To get us through this frosty Thursday, and to and push us ever-closer to the weekend, we at The Great Projects have put together a fun list of some of our favourite monkeys. From silly simians to mysterious macaques, there's plenty to learn about our little friends!
Proboscis Monkey, Borneo
To start things off, we have the Proboscis monkey of Borneo. Instantly recognisable due to their striking snozzes, the Proboscis is also known as the 'long nosed monkey', or the 'bekantan' in its native Indonesia. Coexisting in harmony with the Bornean orangutan, this monkey has a similar red coat and is actually one of the largest monkeys native to Asia. The Proboscis is quite a peaceful primate, feeding off of fruits and plants (with the occasional insect thrown in for good measure.) Unfortunately, their lives are becoming ever-turbulent due to the destruction of the rainforests, and the poor Proboscis is now classed as an endangered species with only 7,000 left in the wild.
Pygmy Marmoset, South America
Next up, we have the peculiar pygmy marmoset. These miniature monkeys are native to South America, notably the western Amazon Basin. At just over 100 grams at full size, the pygmy marmoset is the smallest monkey in the world, and second only to the Berthe's mouse lemur when it comes to the smallest primate. This marmoset also has some pretty freaky party tricks, such as being able to turn its head a full 180 degrees! Not thought to be at any real risk of extinction, the pygmy marmoset exists in extensive populations - this said, there is a definite issue with habitat loss and even illegal pet trade, with human interaction triggering quite severe personality changes such as a lack of social play and limited primal vocabulary.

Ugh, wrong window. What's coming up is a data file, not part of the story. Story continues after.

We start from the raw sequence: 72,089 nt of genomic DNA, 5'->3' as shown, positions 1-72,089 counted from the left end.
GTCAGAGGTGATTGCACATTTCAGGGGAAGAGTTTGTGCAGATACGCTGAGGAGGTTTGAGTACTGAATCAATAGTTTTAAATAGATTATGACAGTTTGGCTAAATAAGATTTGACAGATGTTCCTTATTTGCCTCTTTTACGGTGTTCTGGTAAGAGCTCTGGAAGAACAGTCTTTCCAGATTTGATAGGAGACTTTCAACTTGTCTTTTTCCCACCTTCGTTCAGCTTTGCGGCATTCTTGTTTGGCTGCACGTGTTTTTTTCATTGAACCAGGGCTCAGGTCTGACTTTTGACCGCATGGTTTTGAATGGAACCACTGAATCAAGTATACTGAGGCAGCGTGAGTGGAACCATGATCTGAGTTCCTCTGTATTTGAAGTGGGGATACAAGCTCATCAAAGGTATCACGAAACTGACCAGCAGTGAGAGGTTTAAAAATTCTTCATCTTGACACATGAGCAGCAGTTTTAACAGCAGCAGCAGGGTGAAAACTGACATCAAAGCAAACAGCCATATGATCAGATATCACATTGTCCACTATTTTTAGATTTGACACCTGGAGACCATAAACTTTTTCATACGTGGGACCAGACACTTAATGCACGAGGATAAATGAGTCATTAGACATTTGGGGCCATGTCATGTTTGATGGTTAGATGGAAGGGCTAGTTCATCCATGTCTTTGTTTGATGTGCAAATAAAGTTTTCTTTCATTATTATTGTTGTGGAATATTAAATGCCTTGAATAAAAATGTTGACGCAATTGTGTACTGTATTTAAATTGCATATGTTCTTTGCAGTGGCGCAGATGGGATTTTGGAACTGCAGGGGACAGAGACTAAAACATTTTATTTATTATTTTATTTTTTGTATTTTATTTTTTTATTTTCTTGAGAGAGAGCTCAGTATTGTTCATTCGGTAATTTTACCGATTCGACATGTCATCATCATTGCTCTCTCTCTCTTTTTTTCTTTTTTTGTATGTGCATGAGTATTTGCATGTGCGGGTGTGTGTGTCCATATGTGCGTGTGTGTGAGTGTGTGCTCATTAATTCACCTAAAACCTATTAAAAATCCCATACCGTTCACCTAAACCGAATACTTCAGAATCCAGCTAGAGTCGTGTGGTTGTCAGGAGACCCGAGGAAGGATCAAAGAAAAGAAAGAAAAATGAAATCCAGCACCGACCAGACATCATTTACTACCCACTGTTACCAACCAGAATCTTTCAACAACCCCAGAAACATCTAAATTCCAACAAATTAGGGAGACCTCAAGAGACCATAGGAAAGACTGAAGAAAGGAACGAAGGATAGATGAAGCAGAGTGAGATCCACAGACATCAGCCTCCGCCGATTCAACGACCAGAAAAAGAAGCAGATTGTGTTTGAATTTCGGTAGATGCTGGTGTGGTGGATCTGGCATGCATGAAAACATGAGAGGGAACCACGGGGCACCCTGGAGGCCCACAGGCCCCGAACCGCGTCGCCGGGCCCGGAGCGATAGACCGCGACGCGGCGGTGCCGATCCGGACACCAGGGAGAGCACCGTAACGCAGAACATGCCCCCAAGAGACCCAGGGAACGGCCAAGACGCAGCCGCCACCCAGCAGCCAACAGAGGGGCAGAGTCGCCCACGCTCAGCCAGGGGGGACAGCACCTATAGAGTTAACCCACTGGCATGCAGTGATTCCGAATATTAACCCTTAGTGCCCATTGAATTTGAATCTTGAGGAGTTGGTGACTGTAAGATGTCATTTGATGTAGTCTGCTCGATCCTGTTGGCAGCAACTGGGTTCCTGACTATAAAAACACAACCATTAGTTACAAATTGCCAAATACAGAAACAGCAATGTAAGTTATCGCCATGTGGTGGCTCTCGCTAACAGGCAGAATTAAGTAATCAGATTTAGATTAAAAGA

Emperor Tamarin, South America
Perhaps one of the most recognisable monkeys on the list is this little guy - the Emperor Tamarin! Coining its name from a striking resemblance to the mustachioed German emperor Willhelm II, the tamarin actually resides much further away in its native South America - take Peru, Bolivia and the Amazon, for example. Weighing in at around 500 grams and at a rough height of 10 inches, this (almost) pocket-sized pal makes it primary habitat in the lowlands of the rainforest. In the wild, these animals are observed as being very playful and friendly, and this type of behaviour extends somewhat to captivity where they are seen as confident and curious with human beings. In fact, they love to be petted by their caretakers - but this absolutely does not mean they will make ideal pets! The Emperor Tamarin is thankfully considered to be at a low risk of danger, but we as humans must ensure that they remain as wild and whimsical as they're born to be.
Red-Shanked Douc, Asia